Friday, 20 December 2013

My birthday, reflection & ongoing relapse

I turned 22 very recently; I had a nice birthday, but my illness did interfere with the day considerably. I was feeling unwell and exhausted, spent a lot of the day either in bed or resting on the sofa, and didn't feel well enough to go out for a meal to celebrate, but I was well enough to open and appreciate all my cards and presents, wear some new clothes, read some lovely messages I received from friends and family, watch some TV and Elf (for the second time in 2 weeks- it's mine and my brother's favourite Christmas film), blow my candles out and eat cake and other nice food. So I still had a nice day!

Now it's the early hours of the morning and I can't sleep- perfect time for a bit of reflection..

I have now turned 22. Another year of my life has been blighted by CFS. I have been ill for 4.25 of my 22 years, that's 19% of my life.. 17% of my life with an actual CFS diagnosis.. Ouch.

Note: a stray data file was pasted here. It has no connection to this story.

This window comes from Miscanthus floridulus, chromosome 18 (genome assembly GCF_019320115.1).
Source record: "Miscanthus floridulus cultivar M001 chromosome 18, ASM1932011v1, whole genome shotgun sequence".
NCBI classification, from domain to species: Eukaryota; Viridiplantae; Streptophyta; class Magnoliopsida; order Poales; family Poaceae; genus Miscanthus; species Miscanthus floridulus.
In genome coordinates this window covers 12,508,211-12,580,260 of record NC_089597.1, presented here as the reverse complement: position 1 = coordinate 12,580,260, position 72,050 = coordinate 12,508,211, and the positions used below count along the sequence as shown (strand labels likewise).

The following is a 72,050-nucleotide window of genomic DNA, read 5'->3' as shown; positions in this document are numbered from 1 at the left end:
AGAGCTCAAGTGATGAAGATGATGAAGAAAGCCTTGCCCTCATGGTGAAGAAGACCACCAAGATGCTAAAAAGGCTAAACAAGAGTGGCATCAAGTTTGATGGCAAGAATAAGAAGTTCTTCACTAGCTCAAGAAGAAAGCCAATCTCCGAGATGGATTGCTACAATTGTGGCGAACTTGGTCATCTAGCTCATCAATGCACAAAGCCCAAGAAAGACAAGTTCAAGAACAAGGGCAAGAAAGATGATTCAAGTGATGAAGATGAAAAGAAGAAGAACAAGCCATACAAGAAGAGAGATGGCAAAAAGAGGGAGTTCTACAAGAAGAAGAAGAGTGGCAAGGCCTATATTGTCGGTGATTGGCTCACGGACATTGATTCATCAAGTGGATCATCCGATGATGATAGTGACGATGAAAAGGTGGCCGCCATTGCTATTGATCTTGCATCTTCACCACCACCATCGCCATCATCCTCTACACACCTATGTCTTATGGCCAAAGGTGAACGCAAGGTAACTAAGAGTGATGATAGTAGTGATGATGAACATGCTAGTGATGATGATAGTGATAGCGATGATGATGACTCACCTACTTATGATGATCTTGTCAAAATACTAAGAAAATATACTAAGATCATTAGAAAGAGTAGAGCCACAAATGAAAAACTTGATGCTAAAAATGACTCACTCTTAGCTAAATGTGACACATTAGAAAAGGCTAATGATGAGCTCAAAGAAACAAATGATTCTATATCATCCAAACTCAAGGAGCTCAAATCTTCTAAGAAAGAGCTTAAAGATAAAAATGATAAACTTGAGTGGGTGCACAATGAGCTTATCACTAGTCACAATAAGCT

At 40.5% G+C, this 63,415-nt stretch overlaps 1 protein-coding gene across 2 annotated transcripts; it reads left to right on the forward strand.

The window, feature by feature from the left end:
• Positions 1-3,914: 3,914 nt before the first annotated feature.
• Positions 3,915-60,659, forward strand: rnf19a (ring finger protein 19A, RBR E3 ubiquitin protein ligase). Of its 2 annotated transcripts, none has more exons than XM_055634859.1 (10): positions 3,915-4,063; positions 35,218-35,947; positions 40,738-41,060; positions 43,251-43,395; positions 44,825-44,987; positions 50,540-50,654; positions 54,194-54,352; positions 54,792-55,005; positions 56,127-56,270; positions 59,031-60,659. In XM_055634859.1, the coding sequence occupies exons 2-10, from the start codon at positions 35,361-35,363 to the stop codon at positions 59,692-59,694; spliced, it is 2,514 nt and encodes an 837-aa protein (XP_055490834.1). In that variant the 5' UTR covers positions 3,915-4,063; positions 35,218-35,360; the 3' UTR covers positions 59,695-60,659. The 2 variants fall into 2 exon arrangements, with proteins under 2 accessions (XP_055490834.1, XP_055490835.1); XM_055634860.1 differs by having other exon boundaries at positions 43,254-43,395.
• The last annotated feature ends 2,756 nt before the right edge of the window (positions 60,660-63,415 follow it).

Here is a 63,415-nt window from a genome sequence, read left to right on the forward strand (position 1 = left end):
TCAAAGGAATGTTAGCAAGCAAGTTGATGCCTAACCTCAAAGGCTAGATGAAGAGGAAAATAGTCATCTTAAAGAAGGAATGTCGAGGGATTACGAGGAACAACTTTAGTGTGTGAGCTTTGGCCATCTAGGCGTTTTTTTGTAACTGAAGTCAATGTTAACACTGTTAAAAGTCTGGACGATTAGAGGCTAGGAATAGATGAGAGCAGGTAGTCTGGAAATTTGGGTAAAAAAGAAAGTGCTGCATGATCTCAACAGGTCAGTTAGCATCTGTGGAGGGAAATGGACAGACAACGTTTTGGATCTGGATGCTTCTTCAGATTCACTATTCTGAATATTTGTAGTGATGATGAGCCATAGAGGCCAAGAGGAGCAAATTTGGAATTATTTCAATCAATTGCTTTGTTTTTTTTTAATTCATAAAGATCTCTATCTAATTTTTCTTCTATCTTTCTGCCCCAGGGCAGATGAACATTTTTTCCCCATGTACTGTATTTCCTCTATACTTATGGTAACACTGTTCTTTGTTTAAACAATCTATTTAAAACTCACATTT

I struggled last year with the thought that I had been ill for my 18th (although undiagnosed at the time) and was still ill for my 21st- 2 big landmark birthdays.. This year it's not hurting because I feel like it's a particularly special birthday, it's hurting because my condition has continued to deteriorate, and it was my fifth birthday ill. I'm in a much worse state this year than I was last year. I can't help wondering what my health will be like a year from now. Things may be better, things could be worse. Not knowing and not being in control of this is difficult.